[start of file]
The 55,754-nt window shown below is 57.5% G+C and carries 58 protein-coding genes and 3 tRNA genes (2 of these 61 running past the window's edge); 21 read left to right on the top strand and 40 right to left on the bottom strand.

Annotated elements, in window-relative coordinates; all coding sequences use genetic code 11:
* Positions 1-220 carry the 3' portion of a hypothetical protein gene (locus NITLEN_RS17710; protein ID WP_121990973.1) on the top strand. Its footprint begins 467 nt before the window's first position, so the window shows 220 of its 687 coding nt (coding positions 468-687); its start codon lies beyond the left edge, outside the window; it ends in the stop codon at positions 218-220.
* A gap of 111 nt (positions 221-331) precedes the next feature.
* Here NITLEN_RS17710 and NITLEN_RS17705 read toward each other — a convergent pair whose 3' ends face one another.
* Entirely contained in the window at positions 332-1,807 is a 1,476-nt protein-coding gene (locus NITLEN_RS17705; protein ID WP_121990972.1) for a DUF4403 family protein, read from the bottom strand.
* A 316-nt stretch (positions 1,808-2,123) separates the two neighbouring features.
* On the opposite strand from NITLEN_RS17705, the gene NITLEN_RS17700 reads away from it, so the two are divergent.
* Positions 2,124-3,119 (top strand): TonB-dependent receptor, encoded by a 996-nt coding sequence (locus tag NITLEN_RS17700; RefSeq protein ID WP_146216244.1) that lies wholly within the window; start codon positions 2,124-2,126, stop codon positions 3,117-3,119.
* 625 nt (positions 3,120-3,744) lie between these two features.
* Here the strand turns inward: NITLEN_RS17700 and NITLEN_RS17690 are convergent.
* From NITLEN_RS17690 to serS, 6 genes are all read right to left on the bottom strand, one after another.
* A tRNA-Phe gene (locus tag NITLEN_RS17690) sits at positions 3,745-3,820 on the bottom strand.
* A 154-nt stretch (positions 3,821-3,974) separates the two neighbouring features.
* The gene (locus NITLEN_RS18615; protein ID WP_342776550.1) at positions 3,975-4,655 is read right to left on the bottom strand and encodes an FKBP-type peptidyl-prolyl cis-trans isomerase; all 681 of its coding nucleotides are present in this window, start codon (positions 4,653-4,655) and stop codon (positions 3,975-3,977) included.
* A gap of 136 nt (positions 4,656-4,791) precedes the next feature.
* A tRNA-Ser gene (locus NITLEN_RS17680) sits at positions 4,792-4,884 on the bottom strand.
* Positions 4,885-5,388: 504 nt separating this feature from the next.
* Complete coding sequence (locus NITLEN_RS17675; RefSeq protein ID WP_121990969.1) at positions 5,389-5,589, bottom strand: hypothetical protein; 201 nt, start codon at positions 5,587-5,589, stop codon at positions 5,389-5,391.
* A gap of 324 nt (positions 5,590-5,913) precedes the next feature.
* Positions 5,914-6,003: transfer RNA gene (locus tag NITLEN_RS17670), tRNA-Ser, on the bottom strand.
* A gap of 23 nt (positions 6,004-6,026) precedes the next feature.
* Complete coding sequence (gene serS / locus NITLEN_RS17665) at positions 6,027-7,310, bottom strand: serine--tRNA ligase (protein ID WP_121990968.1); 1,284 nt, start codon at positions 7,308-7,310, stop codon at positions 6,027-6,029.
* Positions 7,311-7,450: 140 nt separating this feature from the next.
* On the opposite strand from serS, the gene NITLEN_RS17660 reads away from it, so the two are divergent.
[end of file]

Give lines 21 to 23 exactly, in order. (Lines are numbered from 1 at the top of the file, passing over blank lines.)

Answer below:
* Positions 5,914-6,003: transfer RNA gene (locus tag NITLEN_RS17670), tRNA-Ser, on the bottom strand.
* A gap of 23 nt (positions 6,004-6,026) precedes the next feature.
* Complete coding sequence (gene serS / locus NITLEN_RS17665) at positions 6,027-7,310, bottom strand: serine--tRNA ligase (protein ID WP_121990968.1); 1,284 nt, start codon at positions 7,308-7,310, stop codon at positions 6,027-6,029.